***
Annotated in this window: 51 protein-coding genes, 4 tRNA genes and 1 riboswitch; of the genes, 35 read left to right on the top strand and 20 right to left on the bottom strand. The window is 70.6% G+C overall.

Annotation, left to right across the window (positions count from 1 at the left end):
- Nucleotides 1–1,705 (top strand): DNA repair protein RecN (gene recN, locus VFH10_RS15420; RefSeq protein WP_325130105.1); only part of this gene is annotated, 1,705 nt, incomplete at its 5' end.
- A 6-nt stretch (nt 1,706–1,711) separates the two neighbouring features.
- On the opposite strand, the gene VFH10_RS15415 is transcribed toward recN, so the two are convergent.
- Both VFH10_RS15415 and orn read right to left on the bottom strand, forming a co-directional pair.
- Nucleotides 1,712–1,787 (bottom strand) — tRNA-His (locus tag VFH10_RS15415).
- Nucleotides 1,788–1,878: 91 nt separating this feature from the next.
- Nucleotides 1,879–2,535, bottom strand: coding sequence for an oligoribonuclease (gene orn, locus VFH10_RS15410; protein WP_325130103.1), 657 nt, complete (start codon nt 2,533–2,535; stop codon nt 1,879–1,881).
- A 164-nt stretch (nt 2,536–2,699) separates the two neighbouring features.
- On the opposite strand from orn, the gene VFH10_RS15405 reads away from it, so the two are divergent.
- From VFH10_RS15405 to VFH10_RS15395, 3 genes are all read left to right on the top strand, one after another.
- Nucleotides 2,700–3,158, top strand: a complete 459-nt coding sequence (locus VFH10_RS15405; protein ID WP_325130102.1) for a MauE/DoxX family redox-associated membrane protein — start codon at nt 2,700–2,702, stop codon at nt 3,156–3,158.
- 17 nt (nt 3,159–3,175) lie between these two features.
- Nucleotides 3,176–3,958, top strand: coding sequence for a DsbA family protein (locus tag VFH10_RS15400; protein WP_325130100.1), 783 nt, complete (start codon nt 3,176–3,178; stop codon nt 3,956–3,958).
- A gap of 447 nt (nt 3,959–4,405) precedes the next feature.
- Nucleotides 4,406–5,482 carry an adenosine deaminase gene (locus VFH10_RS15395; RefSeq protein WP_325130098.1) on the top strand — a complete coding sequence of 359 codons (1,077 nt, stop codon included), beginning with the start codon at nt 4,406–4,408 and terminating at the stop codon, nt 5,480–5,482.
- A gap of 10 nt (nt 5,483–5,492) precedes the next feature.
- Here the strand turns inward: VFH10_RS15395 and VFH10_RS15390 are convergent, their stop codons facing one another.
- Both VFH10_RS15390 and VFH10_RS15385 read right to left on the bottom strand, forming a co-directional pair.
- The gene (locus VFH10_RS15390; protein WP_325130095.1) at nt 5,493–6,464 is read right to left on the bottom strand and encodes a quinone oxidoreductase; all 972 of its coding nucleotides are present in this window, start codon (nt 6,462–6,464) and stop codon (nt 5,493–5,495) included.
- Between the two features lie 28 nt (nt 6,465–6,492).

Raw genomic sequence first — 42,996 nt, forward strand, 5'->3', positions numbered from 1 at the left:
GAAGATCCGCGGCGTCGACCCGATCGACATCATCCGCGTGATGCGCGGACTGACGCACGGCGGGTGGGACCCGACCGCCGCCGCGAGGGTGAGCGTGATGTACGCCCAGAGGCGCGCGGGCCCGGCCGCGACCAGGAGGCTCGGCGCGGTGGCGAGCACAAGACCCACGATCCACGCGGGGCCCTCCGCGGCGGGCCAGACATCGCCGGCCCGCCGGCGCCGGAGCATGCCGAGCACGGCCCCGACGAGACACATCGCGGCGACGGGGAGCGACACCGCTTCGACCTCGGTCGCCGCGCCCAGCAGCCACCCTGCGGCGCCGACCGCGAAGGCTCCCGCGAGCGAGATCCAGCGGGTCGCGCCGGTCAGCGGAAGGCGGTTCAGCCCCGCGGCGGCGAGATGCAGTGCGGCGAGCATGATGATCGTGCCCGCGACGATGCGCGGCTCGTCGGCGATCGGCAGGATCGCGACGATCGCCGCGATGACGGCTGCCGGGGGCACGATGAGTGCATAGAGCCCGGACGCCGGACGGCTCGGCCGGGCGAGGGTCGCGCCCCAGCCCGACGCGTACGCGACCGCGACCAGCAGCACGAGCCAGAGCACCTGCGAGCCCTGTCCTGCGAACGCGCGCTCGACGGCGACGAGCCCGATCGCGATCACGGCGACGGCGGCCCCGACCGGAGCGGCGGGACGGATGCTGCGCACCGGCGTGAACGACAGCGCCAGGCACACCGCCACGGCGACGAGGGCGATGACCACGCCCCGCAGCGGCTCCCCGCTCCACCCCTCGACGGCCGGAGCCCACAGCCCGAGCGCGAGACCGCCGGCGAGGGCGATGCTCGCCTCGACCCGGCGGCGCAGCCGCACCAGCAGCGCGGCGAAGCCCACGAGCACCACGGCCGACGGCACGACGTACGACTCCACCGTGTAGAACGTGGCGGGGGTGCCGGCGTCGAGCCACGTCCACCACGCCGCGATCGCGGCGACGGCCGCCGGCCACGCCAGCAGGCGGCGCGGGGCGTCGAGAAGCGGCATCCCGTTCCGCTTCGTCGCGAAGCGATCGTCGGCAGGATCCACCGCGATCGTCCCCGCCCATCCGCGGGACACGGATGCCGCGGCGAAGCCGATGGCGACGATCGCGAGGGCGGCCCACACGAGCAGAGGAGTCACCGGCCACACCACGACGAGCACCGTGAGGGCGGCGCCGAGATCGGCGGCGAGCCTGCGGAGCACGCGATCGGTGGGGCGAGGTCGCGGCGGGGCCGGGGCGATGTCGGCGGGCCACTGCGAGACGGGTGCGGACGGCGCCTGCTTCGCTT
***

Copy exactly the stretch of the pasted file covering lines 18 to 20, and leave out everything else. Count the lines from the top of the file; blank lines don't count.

- A gap of 10 nt (nt 5,483–5,492) precedes the next feature.
- Here the strand turns inward: VFH10_RS15395 and VFH10_RS15390 are convergent, their stop codons facing one another.
- Both VFH10_RS15390 and VFH10_RS15385 read right to left on the bottom strand, forming a co-directional pair.